“Everything starts as somebody’s daydream”

The sensation of daydreaming is something we’ve all experienced. Whether it be through worry or fantasising, it allows us to escape from the task at hand.

“Snap out of it”, shrieked the teachers at school as we stared hazy eyed out the window. “Excuse me, the queue has moved”, says the impatient man behind us as we regain awareness having gazed in deep thought at the floor. No matter what the circumstance, drifting into a world of eccentric, complicated, meaningful thoughts is the simplest, most powerful form of escapism and unveils a stream of opportunities.

If you were to place yourself in your most serene environment, where would it be? Whether it be on a white sand beach with palm trees that sway in the breeze, or on top of a mountain that overlooks a heroic, time worn landscape, the images and settings we can create in our imagination often go beyond these idyllic settings.

To daydream is to experience a short-term detachment from your immediate surroundings. So much so in fact, that your contact with reality is blurred and replaced by idealistic, positive thoughts, hopes or ambitions – creating a visual beyond the norm. Although we all experience them, each daydream is completely unique and representative of that individual. No two individuals will ever experience the same daydream. This is what makes them so powerful, and in many senses the most personal, private and peaceful getaways possible.

Daydreams have often been associated negatively with a short attention span, low concentration levels and in some cases, laziness. However, as creative writers at Semple, we argue, along with many psychologists, that daydreaming is a significant form of creative intuition, problem solving and self-reflection. Many creatives; composers, novelists, film makers, and even scientists and mathematicians, formulate their work through visionary daydreams.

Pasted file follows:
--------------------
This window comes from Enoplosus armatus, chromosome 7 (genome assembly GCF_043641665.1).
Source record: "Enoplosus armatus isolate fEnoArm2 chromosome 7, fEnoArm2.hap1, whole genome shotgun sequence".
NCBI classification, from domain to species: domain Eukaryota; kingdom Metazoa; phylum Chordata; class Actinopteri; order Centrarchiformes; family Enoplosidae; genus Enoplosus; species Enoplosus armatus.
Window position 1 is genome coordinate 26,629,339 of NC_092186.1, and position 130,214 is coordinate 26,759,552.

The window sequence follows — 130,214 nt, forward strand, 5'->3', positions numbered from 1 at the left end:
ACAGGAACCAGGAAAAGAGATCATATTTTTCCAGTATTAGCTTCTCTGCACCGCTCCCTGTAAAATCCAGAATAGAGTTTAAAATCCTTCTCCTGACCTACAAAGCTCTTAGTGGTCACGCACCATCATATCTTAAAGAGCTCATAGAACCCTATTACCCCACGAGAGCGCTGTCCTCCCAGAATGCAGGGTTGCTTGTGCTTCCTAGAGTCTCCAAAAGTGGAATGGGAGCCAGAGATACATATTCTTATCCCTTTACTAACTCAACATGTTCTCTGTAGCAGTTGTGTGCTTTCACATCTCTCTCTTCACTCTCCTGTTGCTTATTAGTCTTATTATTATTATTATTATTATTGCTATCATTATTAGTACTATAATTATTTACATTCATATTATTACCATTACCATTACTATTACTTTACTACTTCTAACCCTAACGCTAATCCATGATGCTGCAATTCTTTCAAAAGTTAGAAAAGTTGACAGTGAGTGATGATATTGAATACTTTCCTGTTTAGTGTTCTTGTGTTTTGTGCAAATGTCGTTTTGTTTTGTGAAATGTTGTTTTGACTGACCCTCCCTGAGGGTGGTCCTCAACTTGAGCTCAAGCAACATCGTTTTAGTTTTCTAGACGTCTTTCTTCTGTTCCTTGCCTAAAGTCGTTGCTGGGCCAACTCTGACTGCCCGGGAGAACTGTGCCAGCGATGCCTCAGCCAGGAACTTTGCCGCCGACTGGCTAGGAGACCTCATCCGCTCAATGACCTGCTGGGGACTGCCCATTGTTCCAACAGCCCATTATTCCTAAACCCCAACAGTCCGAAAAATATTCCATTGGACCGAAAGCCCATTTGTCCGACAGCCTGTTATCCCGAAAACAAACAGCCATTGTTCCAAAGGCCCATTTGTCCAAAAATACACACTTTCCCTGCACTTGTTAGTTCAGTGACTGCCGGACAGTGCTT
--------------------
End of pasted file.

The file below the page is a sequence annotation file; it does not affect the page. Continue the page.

Eric Klinger’s research in the 1980s even highlighted how daydreams can help to remind us of important tasks, therefore encouraging productivity and efficiency, ‘paradoxical though it sounds, daydreaming is what makes us organised.’ And we suppose he’s right, after all, Albert Einstein didn’t discover the power of gravity without losing thought under a tree.

The sad aspect about these dreams however, is that despite how wild, wacky and unworldly they are, the older we get and the more experiences we encounter, the less likely we are to daydream. As the future shrinks, we lose sight of possibilities and our goals become more fixed and achievable. But these short moments of liberation can have a resonating impact on our lives. Each daydream comes with a sensation that feels as if they have lasted minutes, when in reality the average daydream lasts about 14 seconds. Small but mighty – if you allow yourself to listen to these dreams, you could discover not only something new about yourself, but of the possibilities out there for you. They say you lose yourself in a daydream, but shouldn’t it actually be that you find yourself? Be sure to always keep a pen and paper at hand and make the most of yours. Explore your mind and your imagination. Capture it and remember it. Let it set a path for your future. For who knows, it could lead to who you become tomorrow.

Images courtesy of Madeline Masarik 

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